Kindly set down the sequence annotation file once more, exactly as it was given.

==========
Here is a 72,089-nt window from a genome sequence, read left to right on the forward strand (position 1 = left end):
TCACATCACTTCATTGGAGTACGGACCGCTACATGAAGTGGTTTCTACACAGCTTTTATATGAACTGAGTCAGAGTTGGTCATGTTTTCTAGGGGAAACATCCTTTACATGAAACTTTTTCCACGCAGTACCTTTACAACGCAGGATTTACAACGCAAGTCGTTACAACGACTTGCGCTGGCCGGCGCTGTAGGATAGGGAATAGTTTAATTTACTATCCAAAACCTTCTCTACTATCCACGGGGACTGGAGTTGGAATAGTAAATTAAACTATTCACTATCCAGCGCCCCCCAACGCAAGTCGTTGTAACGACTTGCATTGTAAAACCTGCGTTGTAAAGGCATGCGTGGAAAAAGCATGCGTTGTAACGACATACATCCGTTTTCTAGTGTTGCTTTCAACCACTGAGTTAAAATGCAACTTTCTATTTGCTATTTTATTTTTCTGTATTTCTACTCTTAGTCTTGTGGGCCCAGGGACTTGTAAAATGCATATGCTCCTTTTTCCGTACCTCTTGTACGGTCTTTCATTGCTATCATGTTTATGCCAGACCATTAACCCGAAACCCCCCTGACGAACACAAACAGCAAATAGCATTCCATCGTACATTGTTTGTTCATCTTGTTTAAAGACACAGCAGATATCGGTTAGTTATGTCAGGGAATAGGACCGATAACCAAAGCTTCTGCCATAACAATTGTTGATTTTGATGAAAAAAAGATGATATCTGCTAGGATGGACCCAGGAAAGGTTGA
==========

Here is a 72,089-nt window from a genome sequence, read left to right on the forward strand (position 1 = left end):
TCACATCACTTCATTGGAGTACGGACCGCTACATGAAGTGGTTTCTACACAGCTTTTATATGAACTGAGTCAGAGTTGGTCATGTTTTCTAGGGGAAACATCCTTTACATGAAACTTTTTCCACGCAGTACCTTTACAACGCAGGATTTACAACGCAAGTCGTTACAACGACTTGCGCTGGCCGGCGCTGTAGGATAGGGAATAGTTTAATTTACTATCCAAAACCTTCTCTACTATCCACGGGGACTGGAGTTGGAATAGTAAATTAAACTATTCACTATCCAGCGCCCCCCAACGCAAGTCGTTGTAACGACTTGCATTGTAAAACCTGCGTTGTAAAGGCATGCGTGGAAAAAGCATGCGTTGTAACGACATACATCCGTTTTCTAGTGTTGCTTTCAACCACTGAGTTAAAATGCAACTTTCTATTTGCTATTTTATTTTTCTGTATTTCTACTCTTAGTCTTGTGGGCCCAGGGACTTGTAAAATGCATATGCTCCTTTTTCCGTACCTCTTGTACGGTCTTTCATTGCTATCATGTTTATGCCAGACCATTAACCCGAAACCCCCCTGACGAACACAAACAGCAAATAGCATTCCATCGTACATTGTTTGTTCATCTTGTTTAAAGACACAGCAGATATCGGTTAGTTATGTCAGGGAATAGGACCGATAACCAAAGCTTCTGCCATAACAATTGTTGATTTTGATGAAAAAAAGATGATATCTGCTAGGATGGACCCAGGAAAGGTTGA